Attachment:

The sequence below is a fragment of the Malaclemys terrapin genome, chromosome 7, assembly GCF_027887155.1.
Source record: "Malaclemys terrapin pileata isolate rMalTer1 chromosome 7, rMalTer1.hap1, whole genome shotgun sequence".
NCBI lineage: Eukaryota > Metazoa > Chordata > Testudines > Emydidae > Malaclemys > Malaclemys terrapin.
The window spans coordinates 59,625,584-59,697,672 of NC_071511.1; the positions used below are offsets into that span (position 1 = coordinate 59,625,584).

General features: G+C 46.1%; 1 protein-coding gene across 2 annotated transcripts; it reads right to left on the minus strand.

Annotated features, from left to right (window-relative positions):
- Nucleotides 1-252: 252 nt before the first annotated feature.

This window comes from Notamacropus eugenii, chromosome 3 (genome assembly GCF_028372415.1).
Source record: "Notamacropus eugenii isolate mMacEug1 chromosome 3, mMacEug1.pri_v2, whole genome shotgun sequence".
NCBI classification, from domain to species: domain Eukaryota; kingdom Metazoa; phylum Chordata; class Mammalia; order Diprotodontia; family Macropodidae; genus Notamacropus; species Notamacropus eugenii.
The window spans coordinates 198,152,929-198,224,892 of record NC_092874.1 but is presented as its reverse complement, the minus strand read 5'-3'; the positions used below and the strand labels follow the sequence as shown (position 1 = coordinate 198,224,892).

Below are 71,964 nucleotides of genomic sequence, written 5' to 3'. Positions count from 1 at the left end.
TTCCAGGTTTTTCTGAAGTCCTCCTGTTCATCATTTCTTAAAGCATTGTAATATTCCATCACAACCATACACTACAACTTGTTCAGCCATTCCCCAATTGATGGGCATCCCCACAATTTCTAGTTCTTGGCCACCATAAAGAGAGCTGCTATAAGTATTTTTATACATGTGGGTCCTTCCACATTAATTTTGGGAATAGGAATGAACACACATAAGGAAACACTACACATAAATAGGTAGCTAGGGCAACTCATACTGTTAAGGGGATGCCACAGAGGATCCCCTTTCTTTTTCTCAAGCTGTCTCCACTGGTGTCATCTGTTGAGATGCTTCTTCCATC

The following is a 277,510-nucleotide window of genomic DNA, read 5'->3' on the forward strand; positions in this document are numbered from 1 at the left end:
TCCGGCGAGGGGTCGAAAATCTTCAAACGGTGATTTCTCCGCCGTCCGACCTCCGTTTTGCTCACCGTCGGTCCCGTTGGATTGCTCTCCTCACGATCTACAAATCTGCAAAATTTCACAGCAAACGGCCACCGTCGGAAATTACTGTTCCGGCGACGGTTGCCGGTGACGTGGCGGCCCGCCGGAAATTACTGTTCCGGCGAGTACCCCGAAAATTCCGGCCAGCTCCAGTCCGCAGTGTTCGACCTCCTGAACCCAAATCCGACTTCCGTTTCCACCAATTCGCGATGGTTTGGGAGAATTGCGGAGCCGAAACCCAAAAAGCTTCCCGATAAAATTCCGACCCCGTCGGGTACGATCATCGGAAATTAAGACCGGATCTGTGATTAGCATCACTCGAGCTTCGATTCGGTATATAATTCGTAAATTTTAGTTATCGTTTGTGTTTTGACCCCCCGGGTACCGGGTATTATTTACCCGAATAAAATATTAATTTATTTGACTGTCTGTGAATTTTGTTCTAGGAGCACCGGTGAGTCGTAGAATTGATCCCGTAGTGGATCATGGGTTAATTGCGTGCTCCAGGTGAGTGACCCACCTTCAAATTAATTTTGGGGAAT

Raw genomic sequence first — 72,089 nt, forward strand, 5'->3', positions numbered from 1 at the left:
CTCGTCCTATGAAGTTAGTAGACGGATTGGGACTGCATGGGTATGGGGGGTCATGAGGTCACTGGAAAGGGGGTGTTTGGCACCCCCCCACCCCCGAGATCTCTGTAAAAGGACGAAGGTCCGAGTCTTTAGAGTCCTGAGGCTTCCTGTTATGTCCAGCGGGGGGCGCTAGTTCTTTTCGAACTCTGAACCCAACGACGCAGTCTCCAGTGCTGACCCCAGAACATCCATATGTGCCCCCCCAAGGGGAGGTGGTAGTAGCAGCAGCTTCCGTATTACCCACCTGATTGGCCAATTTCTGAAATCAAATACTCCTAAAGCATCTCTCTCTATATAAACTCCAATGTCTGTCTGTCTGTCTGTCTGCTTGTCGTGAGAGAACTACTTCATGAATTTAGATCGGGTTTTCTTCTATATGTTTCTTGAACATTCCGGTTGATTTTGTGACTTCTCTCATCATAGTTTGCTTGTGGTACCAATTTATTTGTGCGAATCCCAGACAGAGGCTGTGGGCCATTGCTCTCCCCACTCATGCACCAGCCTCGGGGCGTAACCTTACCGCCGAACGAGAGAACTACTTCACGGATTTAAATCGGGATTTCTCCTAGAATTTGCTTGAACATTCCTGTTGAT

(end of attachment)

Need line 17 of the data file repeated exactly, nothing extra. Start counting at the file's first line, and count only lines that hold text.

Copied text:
CTCGTCCTATGAAGTTAGTAGACGGATTGGGACTGCATGGGTATGGGGGGTCATGAGGTCACTGGAAAGGGGGTGTTTGGCACCCCCCCACCCCCGAGATCTCTGTAAAAGGACGAAGGTCCGAGTCTTTAGAGTCCTGAGGCTTCCTGTTATGTCCAGCGGGGGGCGCTAGTTCTTTTCGAACTCTGAACCCAACGACGCAGTCTCCAGTGCTGACCCCAGAACATCCATATGTGCCCCCCCAAGGGGAGGTGGTAGTAGCAGCAGCTTCCGTATTACCCACCTGATTGGCCAATTTCTGAAATCAAATACTCCTAAAGCATCTCTCTCTATATAAACTCCAATGTCTGTCTGTCTGTCTGTCTGCTTGTCGTGAGAGAACTACTTCATGAATTTAGATCGGGTTTTCTTCTATATGTTTCTTGAACATTCCGGTTGATTTTGTGACTTCTCTCATCATAGTTTGCTTGTGGTACCAATTTATTTGTGCGAATCCCAGACAGAGGCTGTGGGCCATTGCTCTCCCCACTCATGCACCAGCCTCGGGGCGTAACCTTACCGCCGAACGAGAGAACTACTTCACGGATTTAAATCGGGATTTCTCCTAGAATTTGCTTGAACATTCCTGTTGAT